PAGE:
“It adds another unnecessary and onerous hurdle to what’s already a really difficult process to get conservation projects approved,” Carlin said. “I don’t think it makes any sense to give a single local governmental body, no matter how few people they represent, the right to veto a conservation project simply by not taking action.”

Carlin argued land conservation almost always provides an economic boost to communities through forestry and recreation. The Conservation Fund has said the property would support 775 forest-related jobs.

He said the decision to target local approval for Stewardship projects north of Highway 8 indicates a lack of enthusiasm for the provision among other lawmakers. When asked, Felzkowski said the Highway 8 boundary within the legislation reflected a compromise with the Assembly, declining to expand further.
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Felzkowski contended the bill is about local government, and the legislation would support local control. The northern Wisconsin lawmaker has said she’s not against using Stewardship funding to set aside public lands, citing a land purchase recently approved in Vilas County.

Even so, GOP lawmakers have tried to reign in Stewardship purchases over the years, citing concerns about removing lands from the tax rolls and driving up state debt.

Felzkowski has said northern Wisconsin already has plenty of public land. Since 1990, data provided by the DNR shows the agency has made more than 700 land acquisitions fully or in part through Stewardship funds north of Highway 8. The state purchased the lands with roughly $237 million in Stewardship funds, totaling more than 348,000 acres.

That’s roughly half the more than 723,000 acres that had been set aside through June last year largely by using nearly $561 million in Stewardship funds, according to the Legislative Fiscal Bureau.

As for the Pelican River Forest, the Conservation Fund has offered to take more than 1,200 acres out of the easement to address the town’s wishes to preserve development along highways. The town’s chair said he doesn’t see much possibility for a compromise on the conservation easement.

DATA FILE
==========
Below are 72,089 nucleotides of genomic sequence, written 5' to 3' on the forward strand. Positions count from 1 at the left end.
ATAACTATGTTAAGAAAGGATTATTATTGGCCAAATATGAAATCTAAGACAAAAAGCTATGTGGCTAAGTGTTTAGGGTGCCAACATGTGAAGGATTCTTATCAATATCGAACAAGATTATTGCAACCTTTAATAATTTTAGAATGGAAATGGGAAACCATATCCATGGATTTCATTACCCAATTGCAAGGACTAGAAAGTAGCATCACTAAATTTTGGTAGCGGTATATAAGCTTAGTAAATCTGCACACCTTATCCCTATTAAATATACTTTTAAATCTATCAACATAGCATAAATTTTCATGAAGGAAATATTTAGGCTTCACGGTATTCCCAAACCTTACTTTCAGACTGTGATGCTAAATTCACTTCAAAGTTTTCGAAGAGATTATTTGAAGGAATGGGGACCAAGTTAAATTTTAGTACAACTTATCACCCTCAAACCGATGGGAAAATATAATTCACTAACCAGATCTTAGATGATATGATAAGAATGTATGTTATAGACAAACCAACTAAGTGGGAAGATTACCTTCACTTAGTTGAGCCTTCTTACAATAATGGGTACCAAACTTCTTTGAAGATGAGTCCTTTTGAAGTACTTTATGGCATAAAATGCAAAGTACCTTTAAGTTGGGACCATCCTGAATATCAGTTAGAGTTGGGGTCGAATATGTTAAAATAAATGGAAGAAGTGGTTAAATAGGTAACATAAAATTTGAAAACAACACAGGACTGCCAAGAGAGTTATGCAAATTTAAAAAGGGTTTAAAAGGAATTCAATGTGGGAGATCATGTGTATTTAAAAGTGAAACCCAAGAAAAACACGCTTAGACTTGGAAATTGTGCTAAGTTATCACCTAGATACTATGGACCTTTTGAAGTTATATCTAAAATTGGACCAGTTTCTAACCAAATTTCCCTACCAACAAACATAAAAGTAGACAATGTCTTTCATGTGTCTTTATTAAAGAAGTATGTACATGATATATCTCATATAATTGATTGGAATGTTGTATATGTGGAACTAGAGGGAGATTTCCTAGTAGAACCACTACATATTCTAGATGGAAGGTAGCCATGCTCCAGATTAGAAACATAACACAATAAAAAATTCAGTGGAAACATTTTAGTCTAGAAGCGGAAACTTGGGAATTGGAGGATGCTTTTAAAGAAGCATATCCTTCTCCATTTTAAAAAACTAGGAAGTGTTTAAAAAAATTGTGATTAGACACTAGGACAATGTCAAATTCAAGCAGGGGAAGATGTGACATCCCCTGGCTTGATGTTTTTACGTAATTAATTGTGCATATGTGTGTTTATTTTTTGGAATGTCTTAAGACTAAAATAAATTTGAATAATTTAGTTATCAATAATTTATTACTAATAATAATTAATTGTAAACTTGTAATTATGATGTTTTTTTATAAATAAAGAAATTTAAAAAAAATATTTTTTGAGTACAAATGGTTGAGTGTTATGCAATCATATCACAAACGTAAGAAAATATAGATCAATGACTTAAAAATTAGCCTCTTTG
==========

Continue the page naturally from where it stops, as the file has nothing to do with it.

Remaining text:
“The best solution for me would be to buy an easement on all the roads, snowmobile trails, ATV trails, and leave the rest of the land alone,” Briggs said.

Pelican River area
The Pelican River area in Wisconsin. The Pelican River Forest includes 68 miles of streams and 27,000 acres of forested wetlands. Photo by Jay Brittain/The Conservation Fund

Clint Miller, regional director for the Conservation Fund, said the group’s goal is to protect the forest and all of its benefits.

“So that’s clean air, clean water for the Wolf River, public recreation,” Miller told Wisconsin Public Radio. “So just narrowing it down to one piece of that, like selling easements on interior forest roads for public access, does not meet that objective.”

Briggs said the national nonprofit group only approached the town to work out a deal once an objection was raised to the project.

Miller said he’s attended many public meetings about the Pelican River Forest, adding anyone is welcome to reach out to him or the DNR to discuss the project further. Even so, he said easements are private discussions about private properties.

“And as the landowner in this case, it’s important to note that we are the momentary caretaker of Pelican River Forest. This property — like so many properties — will eventually change hands,” Miller said in an email. “For this reason, any discussions about easements and their terms are best had with the easement holder. For Pelican River Forest, discussions about the terms of the easement are best had with the DNR because the DNR will hold the easement long after the property changes hands.”

Briggs, who is also a supervisor on the Oneida County board, said officials are working on a non-binding resolution that would support local governments’ ability to weigh in on the project. He said that is set to come before the board for a vote May 16.